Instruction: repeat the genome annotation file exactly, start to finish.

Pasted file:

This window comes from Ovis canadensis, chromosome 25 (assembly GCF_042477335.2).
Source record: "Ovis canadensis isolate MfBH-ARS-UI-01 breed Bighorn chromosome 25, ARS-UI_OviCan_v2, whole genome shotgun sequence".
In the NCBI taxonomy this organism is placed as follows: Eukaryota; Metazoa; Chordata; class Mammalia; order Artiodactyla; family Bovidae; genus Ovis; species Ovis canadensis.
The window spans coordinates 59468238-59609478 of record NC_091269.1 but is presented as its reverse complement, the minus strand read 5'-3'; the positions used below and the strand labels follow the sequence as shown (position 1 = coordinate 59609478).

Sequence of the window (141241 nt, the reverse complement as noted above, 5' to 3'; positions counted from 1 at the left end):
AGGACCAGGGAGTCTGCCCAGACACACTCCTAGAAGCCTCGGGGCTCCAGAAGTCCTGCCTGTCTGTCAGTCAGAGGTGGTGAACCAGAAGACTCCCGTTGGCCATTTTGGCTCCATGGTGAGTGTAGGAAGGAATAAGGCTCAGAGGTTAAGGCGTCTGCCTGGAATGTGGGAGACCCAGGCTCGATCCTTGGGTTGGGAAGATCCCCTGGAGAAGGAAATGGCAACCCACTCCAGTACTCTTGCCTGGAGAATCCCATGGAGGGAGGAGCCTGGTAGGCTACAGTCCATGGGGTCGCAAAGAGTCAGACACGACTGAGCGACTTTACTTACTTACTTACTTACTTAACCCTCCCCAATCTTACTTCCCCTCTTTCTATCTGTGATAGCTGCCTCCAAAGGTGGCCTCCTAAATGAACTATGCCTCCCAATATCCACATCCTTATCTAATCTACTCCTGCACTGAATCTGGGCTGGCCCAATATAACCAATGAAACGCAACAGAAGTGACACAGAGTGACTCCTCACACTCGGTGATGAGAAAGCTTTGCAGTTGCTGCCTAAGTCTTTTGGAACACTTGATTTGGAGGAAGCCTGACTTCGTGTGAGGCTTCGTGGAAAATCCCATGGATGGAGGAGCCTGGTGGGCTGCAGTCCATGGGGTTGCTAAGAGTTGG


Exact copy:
This window comes from Ovis canadensis, chromosome 25 (assembly GCF_042477335.2).
Source record: "Ovis canadensis isolate MfBH-ARS-UI-01 breed Bighorn chromosome 25, ARS-UI_OviCan_v2, whole genome shotgun sequence".
In the NCBI taxonomy this organism is placed as follows: Eukaryota; Metazoa; Chordata; class Mammalia; order Artiodactyla; family Bovidae; genus Ovis; species Ovis canadensis.
The window spans coordinates 59468238-59609478 of record NC_091269.1 but is presented as its reverse complement, the minus strand read 5'-3'; the positions used below and the strand labels follow the sequence as shown (position 1 = coordinate 59609478).

Sequence of the window (141241 nt, the reverse complement as noted above, 5' to 3'; positions counted from 1 at the left end):
AGGACCAGGGAGTCTGCCCAGACACACTCCTAGAAGCCTCGGGGCTCCAGAAGTCCTGCCTGTCTGTCAGTCAGAGGTGGTGAACCAGAAGACTCCCGTTGGCCATTTTGGCTCCATGGTGAGTGTAGGAAGGAATAAGGCTCAGAGGTTAAGGCGTCTGCCTGGAATGTGGGAGACCCAGGCTCGATCCTTGGGTTGGGAAGATCCCCTGGAGAAGGAAATGGCAACCCACTCCAGTACTCTTGCCTGGAGAATCCCATGGAGGGAGGAGCCTGGTAGGCTACAGTCCATGGGGTCGCAAAGAGTCAGACACGACTGAGCGACTTTACTTACTTACTTACTTACTTAACCCTCCCCAATCTTACTTCCCCTCTTTCTATCTGTGATAGCTGCCTCCAAAGGTGGCCTCCTAAATGAACTATGCCTCCCAATATCCACATCCTTATCTAATCTACTCCTGCACTGAATCTGGGCTGGCCCAATATAACCAATGAAACGCAACAGAAGTGACACAGAGTGACTCCTCACACTCGGTGATGAGAAAGCTTTGCAGTTGCTGCCTAAGTCTTTTGGAACACTTGATTTGGAGGAAGCCTGACTTCGTGTGAGGCTTCGTGGAAAATCCCATGGATGGAGGAGCCTGGTGGGCTGCAGTCCATGGGGTTGCTAAGAGTTGG